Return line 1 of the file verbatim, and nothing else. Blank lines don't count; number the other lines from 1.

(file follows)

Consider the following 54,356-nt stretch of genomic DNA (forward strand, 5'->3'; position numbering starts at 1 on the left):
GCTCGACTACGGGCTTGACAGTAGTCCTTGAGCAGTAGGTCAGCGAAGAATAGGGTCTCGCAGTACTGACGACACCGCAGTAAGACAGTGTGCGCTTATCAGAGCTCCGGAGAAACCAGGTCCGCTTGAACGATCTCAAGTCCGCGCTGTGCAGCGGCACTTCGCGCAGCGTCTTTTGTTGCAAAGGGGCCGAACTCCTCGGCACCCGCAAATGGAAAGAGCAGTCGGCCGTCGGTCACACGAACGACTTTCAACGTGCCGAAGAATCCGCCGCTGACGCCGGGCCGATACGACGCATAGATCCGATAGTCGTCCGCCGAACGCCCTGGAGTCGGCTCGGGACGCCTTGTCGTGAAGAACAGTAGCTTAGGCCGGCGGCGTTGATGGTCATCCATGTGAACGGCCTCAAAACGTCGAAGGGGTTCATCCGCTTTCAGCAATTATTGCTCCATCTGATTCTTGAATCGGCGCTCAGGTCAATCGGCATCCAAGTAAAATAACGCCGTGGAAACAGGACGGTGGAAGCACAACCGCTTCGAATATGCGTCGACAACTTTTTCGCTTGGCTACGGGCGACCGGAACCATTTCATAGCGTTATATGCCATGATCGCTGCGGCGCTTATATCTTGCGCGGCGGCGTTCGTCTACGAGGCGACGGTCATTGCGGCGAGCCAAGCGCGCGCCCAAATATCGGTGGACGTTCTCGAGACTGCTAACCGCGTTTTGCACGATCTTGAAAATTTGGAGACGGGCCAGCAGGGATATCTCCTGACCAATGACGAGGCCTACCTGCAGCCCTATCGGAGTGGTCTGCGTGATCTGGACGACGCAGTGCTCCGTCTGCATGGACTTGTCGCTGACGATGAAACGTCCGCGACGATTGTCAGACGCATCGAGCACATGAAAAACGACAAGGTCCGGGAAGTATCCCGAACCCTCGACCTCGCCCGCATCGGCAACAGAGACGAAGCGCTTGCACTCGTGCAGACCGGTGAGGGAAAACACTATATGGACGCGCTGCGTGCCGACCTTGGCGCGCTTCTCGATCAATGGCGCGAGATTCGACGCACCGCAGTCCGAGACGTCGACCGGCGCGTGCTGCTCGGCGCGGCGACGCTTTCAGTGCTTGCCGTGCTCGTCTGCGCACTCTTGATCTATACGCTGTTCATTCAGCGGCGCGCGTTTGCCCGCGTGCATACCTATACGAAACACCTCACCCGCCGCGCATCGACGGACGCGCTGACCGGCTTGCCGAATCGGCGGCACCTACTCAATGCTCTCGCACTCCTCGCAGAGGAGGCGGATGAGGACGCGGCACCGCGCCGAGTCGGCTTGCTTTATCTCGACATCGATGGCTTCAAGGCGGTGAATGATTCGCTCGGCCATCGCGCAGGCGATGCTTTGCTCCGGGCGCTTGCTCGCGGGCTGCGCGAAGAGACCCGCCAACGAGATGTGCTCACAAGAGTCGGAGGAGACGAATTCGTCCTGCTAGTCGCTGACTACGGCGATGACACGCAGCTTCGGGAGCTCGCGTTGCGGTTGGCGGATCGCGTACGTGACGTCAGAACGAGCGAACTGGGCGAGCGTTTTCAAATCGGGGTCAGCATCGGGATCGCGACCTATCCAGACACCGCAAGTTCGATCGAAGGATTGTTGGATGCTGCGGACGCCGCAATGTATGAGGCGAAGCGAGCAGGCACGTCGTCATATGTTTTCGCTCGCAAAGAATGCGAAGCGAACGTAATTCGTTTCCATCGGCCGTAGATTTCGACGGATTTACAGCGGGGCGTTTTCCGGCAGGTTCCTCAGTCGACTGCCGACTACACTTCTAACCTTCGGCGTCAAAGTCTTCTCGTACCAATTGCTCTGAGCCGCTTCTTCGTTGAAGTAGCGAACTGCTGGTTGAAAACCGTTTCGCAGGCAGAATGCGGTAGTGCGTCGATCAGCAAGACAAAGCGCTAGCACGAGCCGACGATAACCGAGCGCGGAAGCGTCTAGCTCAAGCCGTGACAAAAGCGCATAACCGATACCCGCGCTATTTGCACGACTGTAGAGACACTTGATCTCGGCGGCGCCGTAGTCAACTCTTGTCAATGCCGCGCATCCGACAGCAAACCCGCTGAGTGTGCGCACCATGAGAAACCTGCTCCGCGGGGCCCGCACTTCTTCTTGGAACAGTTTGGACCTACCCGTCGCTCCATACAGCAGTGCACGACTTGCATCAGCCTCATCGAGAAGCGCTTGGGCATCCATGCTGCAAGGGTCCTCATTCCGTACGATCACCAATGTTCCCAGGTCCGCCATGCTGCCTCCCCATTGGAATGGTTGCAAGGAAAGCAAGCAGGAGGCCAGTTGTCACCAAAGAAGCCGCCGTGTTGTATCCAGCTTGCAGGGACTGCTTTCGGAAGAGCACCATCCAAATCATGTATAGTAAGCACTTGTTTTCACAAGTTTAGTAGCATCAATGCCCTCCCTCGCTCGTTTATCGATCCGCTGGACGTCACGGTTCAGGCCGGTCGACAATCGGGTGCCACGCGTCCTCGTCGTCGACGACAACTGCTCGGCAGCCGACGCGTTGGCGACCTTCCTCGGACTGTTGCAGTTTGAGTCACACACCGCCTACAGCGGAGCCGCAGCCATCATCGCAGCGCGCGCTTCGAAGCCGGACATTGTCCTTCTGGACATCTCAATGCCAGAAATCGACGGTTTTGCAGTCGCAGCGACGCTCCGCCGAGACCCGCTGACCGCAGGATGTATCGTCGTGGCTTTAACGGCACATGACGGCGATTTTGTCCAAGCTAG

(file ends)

Consider the following 54,356-nt stretch of genomic DNA (forward strand, 5'->3'; position numbering starts at 1 on the left):